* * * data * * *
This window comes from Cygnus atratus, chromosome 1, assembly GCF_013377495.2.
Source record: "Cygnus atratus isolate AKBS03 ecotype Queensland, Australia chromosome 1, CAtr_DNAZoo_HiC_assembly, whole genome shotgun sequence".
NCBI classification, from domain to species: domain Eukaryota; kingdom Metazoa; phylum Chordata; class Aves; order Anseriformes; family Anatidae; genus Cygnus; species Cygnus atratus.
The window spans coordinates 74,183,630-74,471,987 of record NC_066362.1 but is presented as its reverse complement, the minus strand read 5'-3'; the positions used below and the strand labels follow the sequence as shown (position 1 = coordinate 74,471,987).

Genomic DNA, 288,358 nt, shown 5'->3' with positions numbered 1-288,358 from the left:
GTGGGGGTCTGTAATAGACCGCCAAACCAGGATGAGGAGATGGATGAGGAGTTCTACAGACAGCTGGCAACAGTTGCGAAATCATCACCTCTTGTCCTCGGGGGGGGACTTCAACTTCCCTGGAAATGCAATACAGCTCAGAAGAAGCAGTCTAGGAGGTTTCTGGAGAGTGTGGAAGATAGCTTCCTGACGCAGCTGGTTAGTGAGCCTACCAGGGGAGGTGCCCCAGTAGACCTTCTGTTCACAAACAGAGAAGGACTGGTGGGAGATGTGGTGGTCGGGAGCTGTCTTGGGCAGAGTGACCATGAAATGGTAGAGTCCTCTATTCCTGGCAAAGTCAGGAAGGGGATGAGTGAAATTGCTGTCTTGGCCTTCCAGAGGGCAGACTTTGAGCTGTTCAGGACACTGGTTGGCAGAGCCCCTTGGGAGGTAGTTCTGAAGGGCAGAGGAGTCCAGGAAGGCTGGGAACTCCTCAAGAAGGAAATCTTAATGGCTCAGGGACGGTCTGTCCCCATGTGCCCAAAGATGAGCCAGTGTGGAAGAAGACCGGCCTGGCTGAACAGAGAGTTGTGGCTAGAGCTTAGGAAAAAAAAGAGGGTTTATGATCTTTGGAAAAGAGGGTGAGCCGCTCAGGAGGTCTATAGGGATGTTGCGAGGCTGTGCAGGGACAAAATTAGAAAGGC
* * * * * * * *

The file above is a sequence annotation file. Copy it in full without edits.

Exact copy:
This window comes from Cygnus atratus, chromosome 1, assembly GCF_013377495.2.
Source record: "Cygnus atratus isolate AKBS03 ecotype Queensland, Australia chromosome 1, CAtr_DNAZoo_HiC_assembly, whole genome shotgun sequence".
NCBI classification, from domain to species: domain Eukaryota; kingdom Metazoa; phylum Chordata; class Aves; order Anseriformes; family Anatidae; genus Cygnus; species Cygnus atratus.
The window spans coordinates 74,183,630-74,471,987 of record NC_066362.1 but is presented as its reverse complement, the minus strand read 5'-3'; the positions used below and the strand labels follow the sequence as shown (position 1 = coordinate 74,471,987).

Genomic DNA, 288,358 nt, shown 5'->3' with positions numbered 1-288,358 from the left:
GTGGGGGTCTGTAATAGACCGCCAAACCAGGATGAGGAGATGGATGAGGAGTTCTACAGACAGCTGGCAACAGTTGCGAAATCATCACCTCTTGTCCTCGGGGGGGGACTTCAACTTCCCTGGAAATGCAATACAGCTCAGAAGAAGCAGTCTAGGAGGTTTCTGGAGAGTGTGGAAGATAGCTTCCTGACGCAGCTGGTTAGTGAGCCTACCAGGGGAGGTGCCCCAGTAGACCTTCTGTTCACAAACAGAGAAGGACTGGTGGGAGATGTGGTGGTCGGGAGCTGTCTTGGGCAGAGTGACCATGAAATGGTAGAGTCCTCTATTCCTGGCAAAGTCAGGAAGGGGATGAGTGAAATTGCTGTCTTGGCCTTCCAGAGGGCAGACTTTGAGCTGTTCAGGACACTGGTTGGCAGAGCCCCTTGGGAGGTAGTTCTGAAGGGCAGAGGAGTCCAGGAAGGCTGGGAACTCCTCAAGAAGGAAATCTTAATGGCTCAGGGACGGTCTGTCCCCATGTGCCCAAAGATGAGCCAGTGTGGAAGAAGACCGGCCTGGCTGAACAGAGAGTTGTGGCTAGAGCTTAGGAAAAAAAAGAGGGTTTATGATCTTTGGAAAAGAGGGTGAGCCGCTCAGGAGGTCTATAGGGATGTTGCGAGGCTGTGCAGGGACAAAATTAGAAAGGC